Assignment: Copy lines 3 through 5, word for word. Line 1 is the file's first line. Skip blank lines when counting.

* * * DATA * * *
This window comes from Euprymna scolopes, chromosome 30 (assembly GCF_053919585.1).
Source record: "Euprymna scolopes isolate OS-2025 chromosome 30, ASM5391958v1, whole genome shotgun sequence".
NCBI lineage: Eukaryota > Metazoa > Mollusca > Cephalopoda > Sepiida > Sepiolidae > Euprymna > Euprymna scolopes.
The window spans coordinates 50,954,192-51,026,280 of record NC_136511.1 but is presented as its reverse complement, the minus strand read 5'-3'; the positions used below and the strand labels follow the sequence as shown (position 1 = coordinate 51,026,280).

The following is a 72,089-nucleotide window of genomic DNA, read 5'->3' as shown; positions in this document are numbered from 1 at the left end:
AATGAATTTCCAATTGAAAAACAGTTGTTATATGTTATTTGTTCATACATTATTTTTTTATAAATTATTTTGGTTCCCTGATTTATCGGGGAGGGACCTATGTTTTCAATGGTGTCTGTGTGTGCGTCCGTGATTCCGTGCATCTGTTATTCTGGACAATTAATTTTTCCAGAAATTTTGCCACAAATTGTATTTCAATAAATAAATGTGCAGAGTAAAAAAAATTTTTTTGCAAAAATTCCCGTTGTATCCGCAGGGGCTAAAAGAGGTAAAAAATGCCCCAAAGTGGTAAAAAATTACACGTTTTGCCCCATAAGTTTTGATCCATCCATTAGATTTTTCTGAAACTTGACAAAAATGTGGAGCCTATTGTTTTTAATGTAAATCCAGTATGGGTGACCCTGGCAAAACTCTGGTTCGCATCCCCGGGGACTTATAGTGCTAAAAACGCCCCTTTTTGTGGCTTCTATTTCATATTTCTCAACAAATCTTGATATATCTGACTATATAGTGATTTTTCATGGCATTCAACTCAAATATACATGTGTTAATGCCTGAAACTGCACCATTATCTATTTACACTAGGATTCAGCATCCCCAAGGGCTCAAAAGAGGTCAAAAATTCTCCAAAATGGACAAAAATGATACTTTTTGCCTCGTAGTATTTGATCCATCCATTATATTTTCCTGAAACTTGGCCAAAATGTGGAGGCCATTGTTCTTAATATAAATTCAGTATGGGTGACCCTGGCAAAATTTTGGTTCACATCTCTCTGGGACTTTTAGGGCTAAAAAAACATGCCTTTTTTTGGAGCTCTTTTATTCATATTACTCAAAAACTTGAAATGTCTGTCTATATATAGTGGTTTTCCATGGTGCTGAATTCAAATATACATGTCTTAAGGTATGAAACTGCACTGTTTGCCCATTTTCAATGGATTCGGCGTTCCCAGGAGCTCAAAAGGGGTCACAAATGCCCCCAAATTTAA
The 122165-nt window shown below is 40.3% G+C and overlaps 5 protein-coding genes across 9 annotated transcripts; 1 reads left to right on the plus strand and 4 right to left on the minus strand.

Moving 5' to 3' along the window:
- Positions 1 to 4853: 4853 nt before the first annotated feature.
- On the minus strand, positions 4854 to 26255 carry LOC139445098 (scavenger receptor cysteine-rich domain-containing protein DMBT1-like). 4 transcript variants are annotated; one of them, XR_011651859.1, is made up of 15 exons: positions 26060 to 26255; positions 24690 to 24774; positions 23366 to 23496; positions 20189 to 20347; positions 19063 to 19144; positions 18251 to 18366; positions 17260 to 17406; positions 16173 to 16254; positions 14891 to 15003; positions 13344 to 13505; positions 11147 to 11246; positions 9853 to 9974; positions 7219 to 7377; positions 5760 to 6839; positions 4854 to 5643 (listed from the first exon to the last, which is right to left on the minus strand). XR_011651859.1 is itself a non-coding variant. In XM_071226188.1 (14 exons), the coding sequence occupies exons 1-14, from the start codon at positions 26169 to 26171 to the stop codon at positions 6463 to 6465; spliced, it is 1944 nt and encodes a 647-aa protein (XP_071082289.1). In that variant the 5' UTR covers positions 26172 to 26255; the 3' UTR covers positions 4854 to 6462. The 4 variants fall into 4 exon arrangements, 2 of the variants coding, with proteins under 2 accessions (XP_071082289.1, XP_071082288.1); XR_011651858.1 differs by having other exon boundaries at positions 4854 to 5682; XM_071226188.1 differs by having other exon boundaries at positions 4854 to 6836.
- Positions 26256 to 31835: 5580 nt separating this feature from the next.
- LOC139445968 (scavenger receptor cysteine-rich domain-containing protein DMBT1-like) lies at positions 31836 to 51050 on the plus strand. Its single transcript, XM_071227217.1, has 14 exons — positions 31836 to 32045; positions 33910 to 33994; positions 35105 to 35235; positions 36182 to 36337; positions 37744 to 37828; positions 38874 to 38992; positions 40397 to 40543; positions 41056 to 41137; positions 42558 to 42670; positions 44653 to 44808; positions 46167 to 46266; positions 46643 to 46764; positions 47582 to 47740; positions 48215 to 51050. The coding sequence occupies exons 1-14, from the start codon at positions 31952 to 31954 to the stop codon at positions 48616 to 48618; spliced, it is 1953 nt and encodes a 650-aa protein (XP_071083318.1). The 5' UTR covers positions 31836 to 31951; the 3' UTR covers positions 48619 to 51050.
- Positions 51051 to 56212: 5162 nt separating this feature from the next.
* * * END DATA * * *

NCBI lineage: Eukaryota > Metazoa > Mollusca > Cephalopoda > Sepiida > Sepiolidae > Euprymna > Euprymna scolopes.
The window spans coordinates 50,954,192-51,026,280 of record NC_136511.1 but is presented as its reverse complement, the minus strand read 5'-3'; the positions used below and the strand labels follow the sequence as shown (position 1 = coordinate 51,026,280).

The following is a 72,089-nucleotide window of genomic DNA, read 5'->3' as shown; positions in this document are numbered from 1 at the left end: